“It’s just really tough right now. The thing is, nobody knows. Nobody knows,” said Clark, who spent his offseason at home in southern California. “Every day is something different. Whether it’s the coaches, whether it’s the people upstairs, whether it’s the NFLPA — nobody knows what’s going to happen day to day. So that’s just the toughest part right now. I don’t know. They have the day for us to report and all that, but you never know. That could change based on everything that’s going on. Everything’s up in the air. You just never know.”

The Packers defensive line should be a motivated lot given the way their season ended, as the San Francisco 49ers demolished the Green Bay defense on the ground, running for 285 yards — led by Raheem Mostert’s 220 yards and four touchdowns — in an NFC Championship Game victory on Jan. 19. Earlier this offseason, Pettine said the performance couldn’t be a “dark cloud” that hangs over the unit this year but acknowledged the run defense must be better.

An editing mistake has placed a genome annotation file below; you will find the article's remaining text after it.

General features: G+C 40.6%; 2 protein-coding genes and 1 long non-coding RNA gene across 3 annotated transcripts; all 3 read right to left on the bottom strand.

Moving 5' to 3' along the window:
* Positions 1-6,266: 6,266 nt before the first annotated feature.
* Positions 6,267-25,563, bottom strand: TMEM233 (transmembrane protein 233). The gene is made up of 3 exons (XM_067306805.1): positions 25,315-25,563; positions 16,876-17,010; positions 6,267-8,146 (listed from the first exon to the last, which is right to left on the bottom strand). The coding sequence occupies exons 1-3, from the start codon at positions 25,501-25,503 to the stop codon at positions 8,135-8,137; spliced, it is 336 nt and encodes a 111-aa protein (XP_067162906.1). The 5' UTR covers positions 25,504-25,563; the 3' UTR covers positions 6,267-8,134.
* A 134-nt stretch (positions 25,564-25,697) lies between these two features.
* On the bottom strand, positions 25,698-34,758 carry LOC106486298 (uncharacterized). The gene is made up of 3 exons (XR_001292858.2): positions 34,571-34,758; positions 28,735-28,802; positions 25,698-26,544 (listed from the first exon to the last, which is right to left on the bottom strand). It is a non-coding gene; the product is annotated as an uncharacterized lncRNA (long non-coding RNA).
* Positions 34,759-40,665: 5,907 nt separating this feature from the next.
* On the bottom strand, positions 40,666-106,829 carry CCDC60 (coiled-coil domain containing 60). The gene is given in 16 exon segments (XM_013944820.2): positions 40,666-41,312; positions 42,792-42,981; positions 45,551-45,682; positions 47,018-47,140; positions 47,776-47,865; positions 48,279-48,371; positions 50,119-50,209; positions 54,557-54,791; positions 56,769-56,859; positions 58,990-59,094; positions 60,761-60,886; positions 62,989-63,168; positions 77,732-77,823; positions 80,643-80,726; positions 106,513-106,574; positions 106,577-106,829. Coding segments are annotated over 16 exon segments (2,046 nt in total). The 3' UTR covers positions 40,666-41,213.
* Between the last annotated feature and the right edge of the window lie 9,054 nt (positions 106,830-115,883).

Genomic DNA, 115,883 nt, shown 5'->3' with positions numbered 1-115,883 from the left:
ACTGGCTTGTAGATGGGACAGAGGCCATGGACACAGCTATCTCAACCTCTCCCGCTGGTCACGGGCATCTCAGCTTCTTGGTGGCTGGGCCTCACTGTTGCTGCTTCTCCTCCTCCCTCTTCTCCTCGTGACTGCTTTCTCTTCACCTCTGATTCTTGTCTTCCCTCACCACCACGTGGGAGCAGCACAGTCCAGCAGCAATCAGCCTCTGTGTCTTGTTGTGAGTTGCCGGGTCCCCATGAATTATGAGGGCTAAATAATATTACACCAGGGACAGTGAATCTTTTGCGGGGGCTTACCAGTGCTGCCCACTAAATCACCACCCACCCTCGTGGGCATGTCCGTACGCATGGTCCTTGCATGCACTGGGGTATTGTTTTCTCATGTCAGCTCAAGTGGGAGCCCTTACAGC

Even with some late-in-the-year improvement that was bolstered by matchups with some less-than-stellar running games, the Packers still finished 2019 tied for 23rd at 120.1 rushing yards allowed per game and tied for 24th at 4.7 yards allowed per carry.

“Certainly I expect us to get better in that area,” Gutekunst said. “I do like some of the young guys we have. Tyler Lancaster will be entering his third year; he does a good job backing up Kenny at nose. Montravius is going into his fourth year, so this is big year for him and we expect a lot of out him. And Keke being his second year we’re looking for that second-year growth out of him.

“I like the group. We have to get better in that area. It was a little bit of an Achilles heel at times last year, but I like the group and if we stay healthy I think we’ll be able to correct it.”

Here’s a closer look at the defensive line as the Packers prepare for training camp, which is scheduled to begin with veteran players reporting on Tuesday:

Depth chart

95 Tyler Lancaster: 6-foot-3, 313 pounds, age 25, third year from Northwestern.

97 Kenny Clark: 6-3, 314, 24, fifth year from UCLA.

94 Dean Lowry: 6-6, 296, 26, fifth year from Northwestern.

96 Kingsley Keke: 6-3, 288, 23, second year from Texas A&M.

90 Montravius Adams: 6-4, 304, 24, fourth year from Auburn.

93 Treyvon Hester: 6-2, 304, 27, fourth year from Toledo.